Nakia Harper shares the critical leadership lesson she learned only after experiencing massive tragedy.
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In a world where adjectives like “strong”, “tough”, and “hustle” are the go-to for describing the modern working woman, it’s easy to ignore one of the most important traits in leadership: the ability to be vulnerable. For Nakia Harper, this lesson was one of the greatest she would learn, stemming from one of the most difficult times in her life.
Nakia Harper (right) with her two-time national pageant winner daughter, Ruby (left), prior to the accident. Photo Courtesy of Nakia Harper
For years, Harper maintained a safe division between her personal and professional life. On one hand, she built a reputation that crossed many industries. She created success by being a strategic problem solver, leading fundraising for non-profits such as the American Heart Association and American Cancer Society. She moved on to marketing and account management for accounting firm giants and she finally settled into the role of Director of Corporate Accounts for the Venus Group.
On the other hand, Harper is a working woman wearing many hats. She’s married with three kids, passionate about giving back to her family and her faith and is a consummate athlete. She believed that she was thriving on both ends in part due to keeping a distinct separation of work and life. However, tragedy struck suddenly, and those two worlds collided.
She recalls, “While I was on a business trip, I got one of those calls that no parent ever wants to get, that my daughter had been in a car accident while she was traveling with the church. We were told that if Ruby would live, that she probably would never walk, talk or be herself again.”
Ruby Harper in the hospital.
Photo Courtesy of Nakia Harper
The division between personal and work life was no more, and it was completely out of Harper’s hands. “I’ve always been a believer that work and your personal life kind of don’t really intersect,” says Harper. “I really didn’t have a choice in this instance because my daughter was very public. At the time, she was a two-time national pageant winner. She had just been chosen by Debbie Allen to go on a dance tour nearly two days before the accident occurred.”
When Harper slowly transitioned back into work, she found her colleagues and company were leaning in to help out.
She notes, “Oftentimes when we go through events like that, we don’t really want people to know what’s going on. But it really helped me to learn to be authentic.”
Authenticity is an important building block in creating legitimate, honest relationships.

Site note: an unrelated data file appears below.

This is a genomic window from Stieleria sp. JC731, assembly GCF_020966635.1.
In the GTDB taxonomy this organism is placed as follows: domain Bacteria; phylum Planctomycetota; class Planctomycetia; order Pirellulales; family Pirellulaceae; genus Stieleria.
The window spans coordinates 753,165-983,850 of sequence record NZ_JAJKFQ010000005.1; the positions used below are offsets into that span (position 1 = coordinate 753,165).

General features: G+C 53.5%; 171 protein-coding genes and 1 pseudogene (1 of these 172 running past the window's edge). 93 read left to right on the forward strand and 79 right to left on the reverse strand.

It goes back to that old advice – just be yourself. It not only creates trust between colleagues, but it can help others learn, as well.
Harper’s company surprised her. In response to her situation, the company adjusted their vacation donation policy and put provisions in place to assist employees during times of need.
Experience inspires change.
And had Harper’s company not known about her struggles, they may have never realized the ways they could improve their employee program. Harper’s story had inspired a betterment of not only herself, but the people around her.
There are defining moments in life where our eyes are opened to details we may have been missing, and this was clearly one of those moments for Harper. She became aware of the difference authenticity in the workplace made and worked to integrate her newfound lessons into her leadership.
For example, following her daughter’s accident Harper used her newfound transparency while interviewing for her current role at Venus Group. Her father was dealing with cancer at the time and instead of hiding those troubles away beneath a “tough” exterior, Harper was upfront with her future employer about her personal struggles. She even declined the position at first, worried she wouldn’t be able to give her best self.
Harper’s three kids Photo Courtesy of Nakia Harper
She explains, “Being authentic doesn’t necessarily mean you have to share everything that you do. But at the same time, it’s really being upfront with when you have something going on that’s going to preclude you from being efficient and effective at work.”
In reflection, Harper believes that authenticity can be an accelerate. “I think that truthfully in my career, I probably may have excelled quicker had I been more authentic. I have seen various women through the course of my career and more recently, mentors who really are genuinely authentic. Authenticity lends itself to being more open and understanding, but also being more productive in understanding.”
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